Homework Help

What algebra equation example could be made that relates to practical and real life...

user profile pic

sj83 | Valedictorian

Posted April 28, 2013 at 7:29 PM via web

dislike 1 like

What algebra equation example could be made that relates to practical and real life situations?

Tagged with algebra, equation, math

2 Answers | Add Yours

user profile pic

pramodpandey | College Teacher | Valedictorian

Posted April 29, 2013 at 5:52 AM (Answer #2)

dislike 1 like

Suppose you have  maximum 10 hours to work in a day.Your payment is made hourly basis.There are two places where you can work and get different rate of payments. Say one place M , you can get 10$ per hour while place N ,you get  11.5$ per hour. To go place M ,your expences for transportation  etc  is .75 $ while for place N  ,you need to expend 1.2 $. To reach M you need 1/2 hrs. and  to reach N , 2/3 hrs. Where you wish to work  ?

Suppose you work x hours at place M and y hours at N place.

So we have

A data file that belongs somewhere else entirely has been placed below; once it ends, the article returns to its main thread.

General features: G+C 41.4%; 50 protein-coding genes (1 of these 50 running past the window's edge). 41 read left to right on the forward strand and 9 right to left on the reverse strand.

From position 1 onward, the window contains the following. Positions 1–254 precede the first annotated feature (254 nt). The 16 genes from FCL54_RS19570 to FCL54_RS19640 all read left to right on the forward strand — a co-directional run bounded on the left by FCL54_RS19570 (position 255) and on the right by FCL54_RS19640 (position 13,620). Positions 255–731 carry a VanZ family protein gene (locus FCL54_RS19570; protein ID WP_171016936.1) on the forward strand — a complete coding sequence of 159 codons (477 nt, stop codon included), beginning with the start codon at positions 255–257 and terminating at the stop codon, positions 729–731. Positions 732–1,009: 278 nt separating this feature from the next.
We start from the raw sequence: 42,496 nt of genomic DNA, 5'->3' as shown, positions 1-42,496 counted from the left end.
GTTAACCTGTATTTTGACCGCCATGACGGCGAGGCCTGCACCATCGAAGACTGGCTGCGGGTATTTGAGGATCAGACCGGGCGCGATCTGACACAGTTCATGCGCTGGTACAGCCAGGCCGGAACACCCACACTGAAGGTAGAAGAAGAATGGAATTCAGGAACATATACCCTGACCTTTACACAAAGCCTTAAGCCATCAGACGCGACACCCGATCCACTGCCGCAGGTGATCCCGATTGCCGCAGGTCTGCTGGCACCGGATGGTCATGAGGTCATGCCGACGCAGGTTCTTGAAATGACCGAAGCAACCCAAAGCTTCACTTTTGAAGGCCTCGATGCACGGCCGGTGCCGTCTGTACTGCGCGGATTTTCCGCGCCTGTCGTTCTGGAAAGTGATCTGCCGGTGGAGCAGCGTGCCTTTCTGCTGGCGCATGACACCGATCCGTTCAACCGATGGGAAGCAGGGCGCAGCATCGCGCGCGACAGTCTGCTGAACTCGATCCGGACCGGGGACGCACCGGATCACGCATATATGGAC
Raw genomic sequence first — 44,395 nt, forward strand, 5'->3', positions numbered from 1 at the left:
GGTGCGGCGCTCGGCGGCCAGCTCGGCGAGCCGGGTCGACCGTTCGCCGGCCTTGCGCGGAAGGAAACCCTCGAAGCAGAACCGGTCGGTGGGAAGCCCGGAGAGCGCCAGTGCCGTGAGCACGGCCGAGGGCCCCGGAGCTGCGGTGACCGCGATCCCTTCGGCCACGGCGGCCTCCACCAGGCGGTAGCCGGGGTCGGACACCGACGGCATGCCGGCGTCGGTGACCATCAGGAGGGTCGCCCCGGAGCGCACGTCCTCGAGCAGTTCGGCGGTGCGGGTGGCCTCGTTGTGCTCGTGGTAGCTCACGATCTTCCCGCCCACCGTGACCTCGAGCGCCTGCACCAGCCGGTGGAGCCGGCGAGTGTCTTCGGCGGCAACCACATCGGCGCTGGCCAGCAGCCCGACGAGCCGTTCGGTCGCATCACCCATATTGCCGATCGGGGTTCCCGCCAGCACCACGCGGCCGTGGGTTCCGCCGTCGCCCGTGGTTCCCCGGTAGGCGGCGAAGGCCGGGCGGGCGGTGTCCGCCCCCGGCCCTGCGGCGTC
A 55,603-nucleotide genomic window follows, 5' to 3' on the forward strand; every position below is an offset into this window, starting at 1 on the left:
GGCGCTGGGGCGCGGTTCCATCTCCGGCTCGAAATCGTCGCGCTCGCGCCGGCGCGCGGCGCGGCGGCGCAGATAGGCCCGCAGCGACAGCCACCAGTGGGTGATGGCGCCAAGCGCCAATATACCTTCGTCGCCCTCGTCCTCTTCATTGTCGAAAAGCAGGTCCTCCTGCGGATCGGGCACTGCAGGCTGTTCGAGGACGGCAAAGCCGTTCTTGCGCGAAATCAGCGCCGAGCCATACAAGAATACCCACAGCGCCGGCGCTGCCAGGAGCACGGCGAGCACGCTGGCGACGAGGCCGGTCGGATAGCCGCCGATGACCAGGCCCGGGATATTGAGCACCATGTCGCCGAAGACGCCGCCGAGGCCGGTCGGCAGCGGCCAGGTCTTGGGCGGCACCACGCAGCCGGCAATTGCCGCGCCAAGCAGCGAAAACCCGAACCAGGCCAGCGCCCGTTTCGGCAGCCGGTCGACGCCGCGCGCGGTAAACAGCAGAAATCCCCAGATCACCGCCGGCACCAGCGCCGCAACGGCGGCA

`x+y+1/2+2/3<=10 `   (i)


your earnings say Z


Just see how algebra is important in our life.

user profile pic

oldnick | Valedictorian

Posted April 29, 2013 at 12:47 AM (Answer #1)

dislike 0 like

 Suppose you were a greengrocer, and have a load, last the morning,  of 100 pears, 200 apples and 400 bananas.

suppose  too,  have another load, last afternoon of 50 pears,100 apples and 200 banans.

When you call the day have sold all you fruit, the problem is how much is  your earn?

called p  pears price, a ,apples price  and b bananas price:

`e=100p +200a+400b+ 50p+100a+200b` 

Now, since every fruit has a differetn price you have to sum similar price  quantity that is:

`e=(100+50)p+ (200+100)a+(400+200)b=150p+300a+600b` 

Now assinged vaue of price for every fruit the sum is the daily earn.

Note that   to get this sum  you had to add "similar terms", pears with pears, apples with apples and  banans with bananas.

This is just the way  polynomial algebical sum acts.

Thsiis  only a trivial example, you could find it again and again!

Join to answer this question

Join a community of thousands of dedicated teachers and students.

Join eNotes